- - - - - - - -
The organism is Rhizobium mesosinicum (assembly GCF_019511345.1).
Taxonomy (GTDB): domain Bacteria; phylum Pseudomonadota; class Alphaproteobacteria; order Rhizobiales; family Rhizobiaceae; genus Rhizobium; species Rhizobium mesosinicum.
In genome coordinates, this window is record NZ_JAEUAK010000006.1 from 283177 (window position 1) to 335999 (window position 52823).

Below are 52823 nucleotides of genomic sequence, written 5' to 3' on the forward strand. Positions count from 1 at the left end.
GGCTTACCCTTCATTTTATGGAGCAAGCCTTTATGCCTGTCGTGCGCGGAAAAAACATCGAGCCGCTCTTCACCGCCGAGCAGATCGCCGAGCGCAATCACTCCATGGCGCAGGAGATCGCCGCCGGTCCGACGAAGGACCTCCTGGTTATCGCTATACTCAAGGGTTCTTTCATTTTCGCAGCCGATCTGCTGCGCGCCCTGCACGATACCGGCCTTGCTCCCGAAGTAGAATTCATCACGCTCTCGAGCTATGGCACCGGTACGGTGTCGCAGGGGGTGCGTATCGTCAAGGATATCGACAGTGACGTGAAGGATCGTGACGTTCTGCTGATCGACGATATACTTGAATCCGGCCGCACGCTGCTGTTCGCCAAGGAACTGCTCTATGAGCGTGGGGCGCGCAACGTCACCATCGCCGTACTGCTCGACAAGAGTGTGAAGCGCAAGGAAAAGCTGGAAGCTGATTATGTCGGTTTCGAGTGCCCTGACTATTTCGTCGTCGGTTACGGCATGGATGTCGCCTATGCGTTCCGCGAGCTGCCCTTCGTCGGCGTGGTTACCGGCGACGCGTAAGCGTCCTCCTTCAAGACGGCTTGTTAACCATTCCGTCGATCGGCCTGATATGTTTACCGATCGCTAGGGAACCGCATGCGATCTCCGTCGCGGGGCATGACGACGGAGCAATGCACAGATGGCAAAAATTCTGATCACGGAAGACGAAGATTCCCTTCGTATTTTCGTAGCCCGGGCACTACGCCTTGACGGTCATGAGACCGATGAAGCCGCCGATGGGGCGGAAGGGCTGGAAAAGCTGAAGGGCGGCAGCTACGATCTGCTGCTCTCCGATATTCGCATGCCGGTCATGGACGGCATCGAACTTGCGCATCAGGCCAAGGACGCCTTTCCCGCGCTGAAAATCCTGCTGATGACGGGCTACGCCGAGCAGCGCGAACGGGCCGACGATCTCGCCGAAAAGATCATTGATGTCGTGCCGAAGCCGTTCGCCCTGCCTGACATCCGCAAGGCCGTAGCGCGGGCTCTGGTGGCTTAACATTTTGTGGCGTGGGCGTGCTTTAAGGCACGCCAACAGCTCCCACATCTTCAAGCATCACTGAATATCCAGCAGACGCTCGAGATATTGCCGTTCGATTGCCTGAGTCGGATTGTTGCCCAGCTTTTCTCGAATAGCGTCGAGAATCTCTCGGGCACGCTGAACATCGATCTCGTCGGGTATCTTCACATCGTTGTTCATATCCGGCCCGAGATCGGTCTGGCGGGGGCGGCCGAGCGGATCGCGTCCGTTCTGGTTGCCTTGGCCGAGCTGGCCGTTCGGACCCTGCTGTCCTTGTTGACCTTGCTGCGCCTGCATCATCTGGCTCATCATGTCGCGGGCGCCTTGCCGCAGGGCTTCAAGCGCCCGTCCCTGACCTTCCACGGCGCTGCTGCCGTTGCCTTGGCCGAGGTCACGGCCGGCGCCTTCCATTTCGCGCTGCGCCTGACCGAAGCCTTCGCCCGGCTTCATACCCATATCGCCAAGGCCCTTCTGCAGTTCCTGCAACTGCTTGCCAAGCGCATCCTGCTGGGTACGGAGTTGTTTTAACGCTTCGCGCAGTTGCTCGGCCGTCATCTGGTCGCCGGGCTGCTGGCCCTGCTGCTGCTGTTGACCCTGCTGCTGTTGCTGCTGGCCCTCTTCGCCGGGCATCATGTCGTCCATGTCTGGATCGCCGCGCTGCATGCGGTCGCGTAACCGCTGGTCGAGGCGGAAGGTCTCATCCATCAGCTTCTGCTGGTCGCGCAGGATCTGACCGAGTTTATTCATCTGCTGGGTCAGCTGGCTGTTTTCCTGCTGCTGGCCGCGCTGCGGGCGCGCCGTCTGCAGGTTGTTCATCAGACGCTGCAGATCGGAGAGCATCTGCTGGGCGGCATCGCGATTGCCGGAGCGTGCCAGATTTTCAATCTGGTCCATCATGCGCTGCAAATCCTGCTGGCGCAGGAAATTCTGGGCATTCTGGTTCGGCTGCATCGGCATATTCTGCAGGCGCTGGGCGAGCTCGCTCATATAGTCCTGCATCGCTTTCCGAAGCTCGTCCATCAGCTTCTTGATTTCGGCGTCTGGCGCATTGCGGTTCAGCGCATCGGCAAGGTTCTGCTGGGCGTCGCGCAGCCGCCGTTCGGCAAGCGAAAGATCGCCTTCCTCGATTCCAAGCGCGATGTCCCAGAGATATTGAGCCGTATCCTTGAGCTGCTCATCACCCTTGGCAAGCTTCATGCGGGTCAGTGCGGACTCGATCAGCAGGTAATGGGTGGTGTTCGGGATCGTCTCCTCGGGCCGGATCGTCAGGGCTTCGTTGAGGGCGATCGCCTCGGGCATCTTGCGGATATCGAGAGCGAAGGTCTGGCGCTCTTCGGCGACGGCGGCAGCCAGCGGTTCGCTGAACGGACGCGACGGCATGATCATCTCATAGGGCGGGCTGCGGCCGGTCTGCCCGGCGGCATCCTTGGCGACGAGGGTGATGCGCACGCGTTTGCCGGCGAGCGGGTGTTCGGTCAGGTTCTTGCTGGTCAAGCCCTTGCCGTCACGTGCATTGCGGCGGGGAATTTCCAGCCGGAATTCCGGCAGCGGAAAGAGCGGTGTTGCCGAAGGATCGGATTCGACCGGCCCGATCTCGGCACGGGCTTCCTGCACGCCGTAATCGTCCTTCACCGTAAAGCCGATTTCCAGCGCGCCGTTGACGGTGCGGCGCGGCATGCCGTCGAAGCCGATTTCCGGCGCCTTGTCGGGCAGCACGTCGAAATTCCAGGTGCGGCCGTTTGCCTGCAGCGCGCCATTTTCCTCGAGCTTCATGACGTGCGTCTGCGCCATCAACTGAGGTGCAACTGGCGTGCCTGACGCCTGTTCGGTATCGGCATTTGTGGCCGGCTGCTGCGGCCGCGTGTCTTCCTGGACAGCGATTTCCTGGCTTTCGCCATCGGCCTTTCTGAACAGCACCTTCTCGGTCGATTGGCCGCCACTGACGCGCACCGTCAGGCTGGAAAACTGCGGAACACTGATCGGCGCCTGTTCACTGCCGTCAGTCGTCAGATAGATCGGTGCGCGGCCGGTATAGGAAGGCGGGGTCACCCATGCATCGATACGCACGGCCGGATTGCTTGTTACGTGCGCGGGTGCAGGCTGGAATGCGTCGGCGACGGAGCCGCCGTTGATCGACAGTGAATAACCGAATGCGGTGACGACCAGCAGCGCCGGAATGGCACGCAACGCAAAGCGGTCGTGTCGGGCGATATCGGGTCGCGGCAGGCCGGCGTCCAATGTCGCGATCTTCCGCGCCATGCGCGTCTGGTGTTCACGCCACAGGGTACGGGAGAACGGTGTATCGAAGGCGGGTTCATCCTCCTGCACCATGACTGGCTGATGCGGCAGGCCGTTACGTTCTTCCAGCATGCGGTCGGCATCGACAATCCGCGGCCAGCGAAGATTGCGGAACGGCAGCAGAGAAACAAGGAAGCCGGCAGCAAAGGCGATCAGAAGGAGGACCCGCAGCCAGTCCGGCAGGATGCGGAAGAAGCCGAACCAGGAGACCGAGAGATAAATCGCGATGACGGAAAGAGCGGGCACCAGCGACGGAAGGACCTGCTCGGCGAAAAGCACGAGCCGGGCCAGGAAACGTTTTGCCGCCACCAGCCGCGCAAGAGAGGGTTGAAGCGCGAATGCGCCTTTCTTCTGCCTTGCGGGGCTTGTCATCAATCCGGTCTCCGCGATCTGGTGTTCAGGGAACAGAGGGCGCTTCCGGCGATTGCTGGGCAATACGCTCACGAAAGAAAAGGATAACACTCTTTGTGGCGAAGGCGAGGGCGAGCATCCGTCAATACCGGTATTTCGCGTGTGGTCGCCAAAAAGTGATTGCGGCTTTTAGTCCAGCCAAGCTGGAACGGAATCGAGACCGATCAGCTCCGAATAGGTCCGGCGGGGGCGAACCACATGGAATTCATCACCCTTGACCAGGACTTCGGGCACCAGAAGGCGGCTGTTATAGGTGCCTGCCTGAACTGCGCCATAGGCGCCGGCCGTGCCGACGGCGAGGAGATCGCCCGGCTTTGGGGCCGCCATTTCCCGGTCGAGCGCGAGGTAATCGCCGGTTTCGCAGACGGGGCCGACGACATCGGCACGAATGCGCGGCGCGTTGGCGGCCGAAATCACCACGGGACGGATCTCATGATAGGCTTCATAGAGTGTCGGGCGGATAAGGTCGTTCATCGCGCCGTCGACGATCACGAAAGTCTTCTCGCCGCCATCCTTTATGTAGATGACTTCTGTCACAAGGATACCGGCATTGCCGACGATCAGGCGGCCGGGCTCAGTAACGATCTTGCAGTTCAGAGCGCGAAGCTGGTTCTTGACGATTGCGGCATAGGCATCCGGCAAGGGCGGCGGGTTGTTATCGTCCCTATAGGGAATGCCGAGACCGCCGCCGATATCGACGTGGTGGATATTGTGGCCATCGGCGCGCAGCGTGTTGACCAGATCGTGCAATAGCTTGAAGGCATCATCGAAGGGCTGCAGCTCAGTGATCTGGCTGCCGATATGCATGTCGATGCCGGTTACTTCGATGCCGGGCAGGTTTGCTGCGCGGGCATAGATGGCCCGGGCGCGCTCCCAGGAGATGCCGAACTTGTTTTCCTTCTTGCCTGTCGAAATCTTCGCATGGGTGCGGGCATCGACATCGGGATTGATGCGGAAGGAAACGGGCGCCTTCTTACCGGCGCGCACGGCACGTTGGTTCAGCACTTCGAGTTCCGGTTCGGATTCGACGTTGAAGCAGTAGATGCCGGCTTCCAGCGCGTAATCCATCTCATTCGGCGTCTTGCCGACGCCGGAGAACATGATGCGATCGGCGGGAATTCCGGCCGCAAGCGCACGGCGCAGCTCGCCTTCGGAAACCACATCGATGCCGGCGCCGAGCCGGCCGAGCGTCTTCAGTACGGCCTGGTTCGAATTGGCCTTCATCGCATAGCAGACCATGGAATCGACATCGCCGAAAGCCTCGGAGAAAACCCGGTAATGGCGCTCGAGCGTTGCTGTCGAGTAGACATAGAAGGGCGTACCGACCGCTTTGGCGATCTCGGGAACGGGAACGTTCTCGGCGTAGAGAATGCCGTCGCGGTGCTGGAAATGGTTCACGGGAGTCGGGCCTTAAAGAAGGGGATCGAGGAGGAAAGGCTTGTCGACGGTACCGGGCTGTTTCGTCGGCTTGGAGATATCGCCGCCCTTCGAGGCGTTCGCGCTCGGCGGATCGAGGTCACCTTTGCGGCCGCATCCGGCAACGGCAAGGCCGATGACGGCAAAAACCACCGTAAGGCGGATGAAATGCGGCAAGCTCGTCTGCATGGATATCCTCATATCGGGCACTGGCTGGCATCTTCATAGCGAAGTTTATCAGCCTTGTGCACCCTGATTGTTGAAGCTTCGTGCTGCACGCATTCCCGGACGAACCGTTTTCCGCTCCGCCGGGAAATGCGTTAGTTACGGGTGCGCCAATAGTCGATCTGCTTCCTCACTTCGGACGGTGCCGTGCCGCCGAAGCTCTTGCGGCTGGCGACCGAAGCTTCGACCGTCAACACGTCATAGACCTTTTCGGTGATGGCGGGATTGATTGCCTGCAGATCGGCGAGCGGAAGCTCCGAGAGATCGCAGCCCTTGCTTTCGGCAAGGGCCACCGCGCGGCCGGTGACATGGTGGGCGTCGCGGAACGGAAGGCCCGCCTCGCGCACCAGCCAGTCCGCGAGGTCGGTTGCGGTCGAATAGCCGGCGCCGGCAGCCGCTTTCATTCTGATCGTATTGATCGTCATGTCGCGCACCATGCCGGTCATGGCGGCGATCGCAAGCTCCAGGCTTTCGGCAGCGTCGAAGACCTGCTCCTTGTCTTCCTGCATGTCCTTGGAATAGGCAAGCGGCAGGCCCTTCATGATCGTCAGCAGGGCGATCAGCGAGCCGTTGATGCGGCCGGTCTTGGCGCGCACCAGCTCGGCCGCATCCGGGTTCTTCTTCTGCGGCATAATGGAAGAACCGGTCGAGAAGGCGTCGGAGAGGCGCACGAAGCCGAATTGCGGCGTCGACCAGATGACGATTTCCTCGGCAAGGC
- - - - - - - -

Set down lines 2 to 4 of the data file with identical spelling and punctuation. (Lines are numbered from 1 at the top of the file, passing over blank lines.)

Taxonomy (GTDB): domain Bacteria; phylum Pseudomonadota; class Alphaproteobacteria; order Rhizobiales; family Rhizobiaceae; genus Rhizobium; species Rhizobium mesosinicum.
In genome coordinates, this window is record NZ_JAEUAK010000006.1 from 283177 (window position 1) to 335999 (window position 52823).

Below are 52823 nucleotides of genomic sequence, written 5' to 3' on the forward strand. Positions count from 1 at the left end.